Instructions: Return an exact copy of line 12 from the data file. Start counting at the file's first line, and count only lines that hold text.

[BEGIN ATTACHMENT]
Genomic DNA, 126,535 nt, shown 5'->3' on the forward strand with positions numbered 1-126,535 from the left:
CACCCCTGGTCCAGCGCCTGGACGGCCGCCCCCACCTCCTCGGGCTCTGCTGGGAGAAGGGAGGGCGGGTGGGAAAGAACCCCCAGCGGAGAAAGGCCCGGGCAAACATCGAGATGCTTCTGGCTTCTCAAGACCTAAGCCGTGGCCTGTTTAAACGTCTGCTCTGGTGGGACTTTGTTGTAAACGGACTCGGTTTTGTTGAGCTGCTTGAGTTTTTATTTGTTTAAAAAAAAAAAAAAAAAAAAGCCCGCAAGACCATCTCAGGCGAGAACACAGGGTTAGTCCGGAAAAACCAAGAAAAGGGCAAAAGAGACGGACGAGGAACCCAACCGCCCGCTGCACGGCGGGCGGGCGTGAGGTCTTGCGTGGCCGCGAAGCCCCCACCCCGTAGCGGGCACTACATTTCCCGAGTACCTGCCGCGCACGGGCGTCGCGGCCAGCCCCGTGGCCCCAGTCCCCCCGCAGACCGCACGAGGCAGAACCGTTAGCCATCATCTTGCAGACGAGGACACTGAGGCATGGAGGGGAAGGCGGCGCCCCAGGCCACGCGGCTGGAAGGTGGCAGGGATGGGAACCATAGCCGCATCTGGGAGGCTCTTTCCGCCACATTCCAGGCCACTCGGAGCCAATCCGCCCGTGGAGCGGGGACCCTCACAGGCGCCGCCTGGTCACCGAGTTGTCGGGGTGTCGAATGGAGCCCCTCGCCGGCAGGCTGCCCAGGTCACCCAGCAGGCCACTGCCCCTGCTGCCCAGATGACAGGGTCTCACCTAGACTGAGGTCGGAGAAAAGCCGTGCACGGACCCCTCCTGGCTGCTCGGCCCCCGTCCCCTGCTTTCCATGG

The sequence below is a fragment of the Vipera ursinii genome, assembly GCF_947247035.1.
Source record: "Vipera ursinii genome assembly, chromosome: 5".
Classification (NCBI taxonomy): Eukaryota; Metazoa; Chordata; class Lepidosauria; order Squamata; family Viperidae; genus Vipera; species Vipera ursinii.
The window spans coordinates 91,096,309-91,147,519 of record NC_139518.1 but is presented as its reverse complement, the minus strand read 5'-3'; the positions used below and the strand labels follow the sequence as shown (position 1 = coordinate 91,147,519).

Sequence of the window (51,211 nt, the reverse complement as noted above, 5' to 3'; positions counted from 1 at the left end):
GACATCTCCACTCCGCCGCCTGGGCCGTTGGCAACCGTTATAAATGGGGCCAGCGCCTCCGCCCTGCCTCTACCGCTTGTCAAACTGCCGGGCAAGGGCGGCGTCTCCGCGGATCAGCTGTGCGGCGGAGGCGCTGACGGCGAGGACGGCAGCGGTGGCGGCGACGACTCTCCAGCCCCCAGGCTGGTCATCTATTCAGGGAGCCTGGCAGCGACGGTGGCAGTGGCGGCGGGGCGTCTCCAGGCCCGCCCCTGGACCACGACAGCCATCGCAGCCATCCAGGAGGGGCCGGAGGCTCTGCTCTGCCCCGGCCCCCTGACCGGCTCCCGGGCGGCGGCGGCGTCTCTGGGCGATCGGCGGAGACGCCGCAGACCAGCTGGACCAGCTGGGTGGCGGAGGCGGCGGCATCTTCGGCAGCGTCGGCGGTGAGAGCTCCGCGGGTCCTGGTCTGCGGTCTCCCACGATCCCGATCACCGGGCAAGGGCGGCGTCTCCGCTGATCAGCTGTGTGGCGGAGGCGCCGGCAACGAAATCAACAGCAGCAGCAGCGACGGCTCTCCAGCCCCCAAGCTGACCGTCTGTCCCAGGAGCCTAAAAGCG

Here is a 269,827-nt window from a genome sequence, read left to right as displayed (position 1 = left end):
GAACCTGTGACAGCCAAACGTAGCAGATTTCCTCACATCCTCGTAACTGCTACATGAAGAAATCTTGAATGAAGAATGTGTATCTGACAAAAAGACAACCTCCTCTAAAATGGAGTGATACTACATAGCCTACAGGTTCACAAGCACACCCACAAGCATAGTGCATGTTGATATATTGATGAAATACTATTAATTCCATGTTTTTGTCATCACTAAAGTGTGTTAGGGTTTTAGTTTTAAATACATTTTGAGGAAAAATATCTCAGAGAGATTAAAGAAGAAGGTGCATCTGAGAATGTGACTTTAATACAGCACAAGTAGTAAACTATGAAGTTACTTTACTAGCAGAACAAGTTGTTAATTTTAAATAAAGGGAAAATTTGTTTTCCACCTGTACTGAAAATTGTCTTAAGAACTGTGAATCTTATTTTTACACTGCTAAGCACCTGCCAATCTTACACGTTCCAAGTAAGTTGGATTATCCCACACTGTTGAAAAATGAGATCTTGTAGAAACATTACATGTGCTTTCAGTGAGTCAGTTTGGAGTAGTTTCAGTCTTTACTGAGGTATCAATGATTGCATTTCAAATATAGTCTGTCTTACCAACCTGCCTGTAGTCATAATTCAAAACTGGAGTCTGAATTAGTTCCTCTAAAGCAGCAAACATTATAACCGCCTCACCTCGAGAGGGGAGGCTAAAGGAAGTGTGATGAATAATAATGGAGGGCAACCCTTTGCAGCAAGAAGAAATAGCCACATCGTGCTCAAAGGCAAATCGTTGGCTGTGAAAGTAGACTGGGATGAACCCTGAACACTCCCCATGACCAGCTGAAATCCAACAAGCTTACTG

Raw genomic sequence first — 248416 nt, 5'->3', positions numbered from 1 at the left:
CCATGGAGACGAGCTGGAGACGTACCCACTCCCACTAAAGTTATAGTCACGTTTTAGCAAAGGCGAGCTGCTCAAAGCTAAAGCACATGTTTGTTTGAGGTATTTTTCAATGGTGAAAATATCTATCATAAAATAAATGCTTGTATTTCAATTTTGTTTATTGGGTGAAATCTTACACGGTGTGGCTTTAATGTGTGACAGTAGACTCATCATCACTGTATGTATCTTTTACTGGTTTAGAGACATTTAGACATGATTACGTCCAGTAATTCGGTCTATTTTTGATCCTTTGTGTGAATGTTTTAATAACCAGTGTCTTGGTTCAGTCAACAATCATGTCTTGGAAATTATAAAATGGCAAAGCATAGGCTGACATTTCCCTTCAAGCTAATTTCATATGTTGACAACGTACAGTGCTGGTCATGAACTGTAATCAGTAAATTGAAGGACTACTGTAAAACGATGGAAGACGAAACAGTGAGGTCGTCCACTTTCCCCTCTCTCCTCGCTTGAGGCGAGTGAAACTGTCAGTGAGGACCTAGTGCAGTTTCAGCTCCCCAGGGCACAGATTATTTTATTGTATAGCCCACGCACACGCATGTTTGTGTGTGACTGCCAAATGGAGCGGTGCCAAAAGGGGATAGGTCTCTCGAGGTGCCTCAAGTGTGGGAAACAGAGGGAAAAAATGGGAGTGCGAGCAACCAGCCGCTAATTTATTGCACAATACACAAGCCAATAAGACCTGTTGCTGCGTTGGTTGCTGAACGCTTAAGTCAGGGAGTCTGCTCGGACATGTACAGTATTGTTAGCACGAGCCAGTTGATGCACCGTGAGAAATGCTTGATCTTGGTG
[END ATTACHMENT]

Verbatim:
CCATGGAGACGAGCTGGAGACGTACCCACTCCCACTAAAGTTATAGTCACGTTTTAGCAAAGGCGAGCTGCTCAAAGCTAAAGCACATGTTTGTTTGAGGTATTTTTCAATGGTGAAAATATCTATCATAAAATAAATGCTTGTATTTCAATTTTGTTTATTGGGTGAAATCTTACACGGTGTGGCTTTAATGTGTGACAGTAGACTCATCATCACTGTATGTATCTTTTACTGGTTTAGAGACATTTAGACATGATTACGTCCAGTAATTCGGTCTATTTTTGATCCTTTGTGTGAATGTTTTAATAACCAGTGTCTTGGTTCAGTCAACAATCATGTCTTGGAAATTATAAAATGGCAAAGCATAGGCTGACATTTCCCTTCAAGCTAATTTCATATGTTGACAACGTACAGTGCTGGTCATGAACTGTAATCAGTAAATTGAAGGACTACTGTAAAACGATGGAAGACGAAACAGTGAGGTCGTCCACTTTCCCCTCTCTCCTCGCTTGAGGCGAGTGAAACTGTCAGTGAGGACCTAGTGCAGTTTCAGCTCCCCAGGGCACAGATTATTTTATTGTATAGCCCACGCACACGCATGTTTGTGTGTGACTGCCAAATGGAGCGGTGCCAAAAGGGGATAGGTCTCTCGAGGTGCCTCAAGTGTGGGAAACAGAGGGAAAAAATGGGAGTGCGAGCAACCAGCCGCTAATTTATTGCACAATACACAAGCCAATAAGACCTGTTGCTGCGTTGGTTGCTGAACGCTTAAGTCAGGGAGTCTGCTCGGACATGTACAGTATTGTTAGCACGAGCCAGTTGATGCACCGTGAGAAATGCTTGATCTTGGTG